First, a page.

global media mo(ve)ment

From induction session for MA Global Media Management at WSA…


The videogame Sonic the Hedgehog  was released in the United States and Europe in 1991.  For around 10 years Sonic was the mascot for SEGA, the Japanese games company, and as such a serious competitor to Nintendo’s Mario. At the time he was hugely popular and widely recognized as a global character in games, television cartoons and merchandising.

So why have I chosen the release of this game as my ‘moment’? And what does it tell us about media and movement?

It represents a point at which a number of important factors in today’s global media and digital culture first came together. It highlights some key historical, cultural and technological issues that can help us understand the contemporary global media landscape.


By 1991, videogames had been popular over ten years, since the Space Invaders arcade machines at the end of the 1970s. Today we think of digital media and culture as networked and mobile: the web, smartphones and apps, online communities and social networks. But in the 1980s through to the late 1990s, most people’s actual experience of computer technology and digital media came through videogames: first arcade machines, and then domestic game consoles such as the SEGA Megadrive and SuperNintendo Entertainment System. Players learned about interactivity, algorithms, Artificial Intelligence, virtual reality, simulation, and networked communications, through playing with these popular everyday devices and games.

Sonic asks us to think about media and movement in a number of ways. Media move us. They move us emotionally – we are moved to tears in a sad film or book. They move us physically – we jump at a scary moment in a horror film. And new media move us in new ways. Videogames take the television set and make us move: as players can’t just sit back and watch, we have to lean forward and respond, interact, engage with the characters and action.

Sonic as a character is all about movement – very fast movement. He and the game are all about speed – the player has to respond very quickly to keep control – and often loses control.

This is also a significant moment in the emergence of a GLOBAL media landscape. Popular media images had circulated around the world since the 1920s and 1930s, particularly through American products – notably Disney characters and films. These media were global in their reach, but the movement was generally one way, out from the United States to the rest of the world.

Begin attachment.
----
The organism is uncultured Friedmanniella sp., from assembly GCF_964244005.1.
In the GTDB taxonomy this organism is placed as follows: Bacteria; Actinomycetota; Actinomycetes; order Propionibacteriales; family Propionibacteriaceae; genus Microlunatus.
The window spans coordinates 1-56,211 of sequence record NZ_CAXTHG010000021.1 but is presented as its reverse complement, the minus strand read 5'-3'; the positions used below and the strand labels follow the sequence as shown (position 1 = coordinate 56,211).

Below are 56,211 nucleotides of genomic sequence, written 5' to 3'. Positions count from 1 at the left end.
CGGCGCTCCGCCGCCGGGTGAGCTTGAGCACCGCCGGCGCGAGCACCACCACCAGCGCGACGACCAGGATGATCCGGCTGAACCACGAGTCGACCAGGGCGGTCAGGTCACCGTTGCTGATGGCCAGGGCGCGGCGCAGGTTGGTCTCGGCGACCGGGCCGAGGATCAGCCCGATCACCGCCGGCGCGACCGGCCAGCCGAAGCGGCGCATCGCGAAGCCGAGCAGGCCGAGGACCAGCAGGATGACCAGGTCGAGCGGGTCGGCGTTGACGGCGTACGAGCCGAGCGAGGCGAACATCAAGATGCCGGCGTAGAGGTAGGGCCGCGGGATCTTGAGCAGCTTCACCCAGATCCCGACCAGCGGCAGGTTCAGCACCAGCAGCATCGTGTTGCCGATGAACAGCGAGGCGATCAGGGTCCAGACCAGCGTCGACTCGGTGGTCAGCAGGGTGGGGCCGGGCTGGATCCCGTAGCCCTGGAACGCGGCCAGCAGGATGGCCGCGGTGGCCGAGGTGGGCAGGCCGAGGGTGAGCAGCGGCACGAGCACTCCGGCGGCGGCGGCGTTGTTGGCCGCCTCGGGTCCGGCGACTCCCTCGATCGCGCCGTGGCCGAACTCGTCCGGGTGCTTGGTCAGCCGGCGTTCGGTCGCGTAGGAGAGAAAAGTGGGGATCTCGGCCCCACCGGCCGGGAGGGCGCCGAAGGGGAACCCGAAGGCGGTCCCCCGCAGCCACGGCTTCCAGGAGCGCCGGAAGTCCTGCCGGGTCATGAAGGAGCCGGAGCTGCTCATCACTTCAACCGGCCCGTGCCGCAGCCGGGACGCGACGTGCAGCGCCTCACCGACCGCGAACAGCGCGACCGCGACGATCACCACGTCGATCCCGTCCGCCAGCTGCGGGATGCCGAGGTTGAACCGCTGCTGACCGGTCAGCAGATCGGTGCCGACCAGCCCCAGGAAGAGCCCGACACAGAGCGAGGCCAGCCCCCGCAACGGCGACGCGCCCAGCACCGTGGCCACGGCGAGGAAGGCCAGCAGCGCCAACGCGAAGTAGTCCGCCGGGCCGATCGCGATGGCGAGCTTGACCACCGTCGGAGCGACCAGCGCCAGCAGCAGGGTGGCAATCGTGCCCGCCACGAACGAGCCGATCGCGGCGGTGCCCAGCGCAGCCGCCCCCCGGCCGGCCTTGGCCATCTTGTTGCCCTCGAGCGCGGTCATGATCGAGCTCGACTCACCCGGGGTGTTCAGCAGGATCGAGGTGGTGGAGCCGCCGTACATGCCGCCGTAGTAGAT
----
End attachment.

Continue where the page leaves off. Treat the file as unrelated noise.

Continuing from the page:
With videogames however, a popular media form with signficant roots in East Asia – Japan – came to dominate. The United States’ occupation of Japan after WWII brought American films, comics, and television programmes into Japan, and so initiated a complex movement of images, characters, stories and ideas that travelled backwards and forwards between the West and the East. For example Nintendo – then a company that made playing cards –  licensed Disney characters – but then these familiar characters and stories were mixed up with Japanese traditions of graphic arts (manga, woodcuts) and ideas (industrialization, robotics). Thus a more hybrid popular media culture was exported back to the West through toy robots, arcade machines, television and anime.


Sonic is a good example of this: he is a hybrid of Western Disney-like characters and Japanese graphic traditions from Hokusai’s woodcut prints in the early C19th to C20th manga. He is also the product of the movement of images and scenarios from Science Fiction backwards and forwards around the world: particularly robots, cyborgs, and anxieties about the relationships between nature and technology. We can see that really clearly in the popular Japanese character from the 1950s – Astro Boy – but also in more recent and more ‘grown up’ animation, such as the cyberpunk Akira or Ghost in the Shell in the 1980s. Sonic epitomises the global movement of popular media images and idea from East to West and back again, into the hybrid media landscape we see today.



sonic-pose(I first explored this topic in my MA dissertation The Emerald Hill Zone: Sonic the Hedgehog and the visual culture of later capitalism 20 years ago).